Dillon writes: "Steinberg, one imagines, would have loved these drawings, were they not his own... In them, one can see an inquisitive student’s hand, eye, and mind learning how to apprehend form, discovering the effects various marks might capture or create. The draftsmanship is competent, if academic and, as Steinberg himself demurred, 'overly conservative.' The art historian Jack Flam, in another essay for the catalogue, asserts that, 'If Leo had been made of lesser stuff […] praise might well have led him to become a competent artist—rather than a great art historian.' ... A fervent draftsman, Steinberg appears to have been frugal with his materials. There are drawings on all sorts of odd-sized scraps. Earlier sketches are often visible: studies fill the space around figures, some pictures are cut off at the edges or covered over with bolder images, and a few are visible on the thin leaf’s verso. Steinberg seems to have been constantly drawing, either from life or after the works of other artists. His attempts at figurative abstraction and expressionism fall a bit flat, but his prodigious display of curiosity is enough to make those works endearing to anyone moved by his writing."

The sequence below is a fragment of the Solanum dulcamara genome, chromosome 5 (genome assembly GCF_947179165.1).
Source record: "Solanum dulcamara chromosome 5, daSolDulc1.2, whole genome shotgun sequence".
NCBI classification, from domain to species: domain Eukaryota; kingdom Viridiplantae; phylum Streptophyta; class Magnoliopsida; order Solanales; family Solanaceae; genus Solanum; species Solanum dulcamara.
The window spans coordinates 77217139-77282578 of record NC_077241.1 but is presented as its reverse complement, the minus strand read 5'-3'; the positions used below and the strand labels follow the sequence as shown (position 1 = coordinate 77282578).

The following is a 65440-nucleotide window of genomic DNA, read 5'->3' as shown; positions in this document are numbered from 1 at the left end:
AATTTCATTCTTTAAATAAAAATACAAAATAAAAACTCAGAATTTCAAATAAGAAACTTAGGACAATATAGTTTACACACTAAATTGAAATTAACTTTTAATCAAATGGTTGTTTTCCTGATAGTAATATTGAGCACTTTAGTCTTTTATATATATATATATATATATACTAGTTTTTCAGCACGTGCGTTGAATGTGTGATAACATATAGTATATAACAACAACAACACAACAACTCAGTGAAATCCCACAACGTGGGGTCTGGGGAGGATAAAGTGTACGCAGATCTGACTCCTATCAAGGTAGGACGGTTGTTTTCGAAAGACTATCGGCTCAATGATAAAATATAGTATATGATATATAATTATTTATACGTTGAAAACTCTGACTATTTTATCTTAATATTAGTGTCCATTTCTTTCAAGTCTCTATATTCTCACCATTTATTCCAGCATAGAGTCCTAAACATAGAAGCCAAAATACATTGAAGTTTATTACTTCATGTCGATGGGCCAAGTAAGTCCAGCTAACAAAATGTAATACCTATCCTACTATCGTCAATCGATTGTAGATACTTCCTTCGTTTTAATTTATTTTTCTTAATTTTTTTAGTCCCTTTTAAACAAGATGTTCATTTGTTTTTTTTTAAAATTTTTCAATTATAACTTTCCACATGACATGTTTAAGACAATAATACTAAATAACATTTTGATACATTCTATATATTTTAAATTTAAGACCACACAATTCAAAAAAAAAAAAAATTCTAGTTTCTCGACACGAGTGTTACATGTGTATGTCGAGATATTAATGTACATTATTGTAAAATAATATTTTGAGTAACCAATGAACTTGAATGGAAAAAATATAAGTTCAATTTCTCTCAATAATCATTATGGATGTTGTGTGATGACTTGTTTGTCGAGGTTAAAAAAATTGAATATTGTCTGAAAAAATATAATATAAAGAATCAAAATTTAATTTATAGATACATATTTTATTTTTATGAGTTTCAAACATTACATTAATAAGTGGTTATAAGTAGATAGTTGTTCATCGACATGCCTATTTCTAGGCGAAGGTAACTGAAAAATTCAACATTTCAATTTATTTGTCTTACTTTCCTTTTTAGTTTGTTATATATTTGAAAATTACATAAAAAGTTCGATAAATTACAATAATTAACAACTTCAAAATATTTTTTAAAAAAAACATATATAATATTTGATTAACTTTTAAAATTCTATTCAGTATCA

On the occasion of the exhibitions A Bigger Splash: Painting after Performance at Tate Modern (through April 1) and Explosion! The Legacy of Jackson Pollock at the Fundació Joan Miró (through Feb 24), Stephen Moonie considers the history of "painting and performance in relation to one another." He asserts that "it is evident that painting can no longer be taken for granted: instead it operates within an expanded field across and between media."
He concludes: "What is clear... is that performance and painting are closely intertwined, and that the relationship between the two works both ways: painting is not only a pathway into performance, but that many aspects of performance equally lead back into painting..."
Edited by artist Brett Baker, Painters' Table highlights writing from the painting blogosphere as it is published and serves as a platform for exploring blogs that focus primarily on the subject of painting.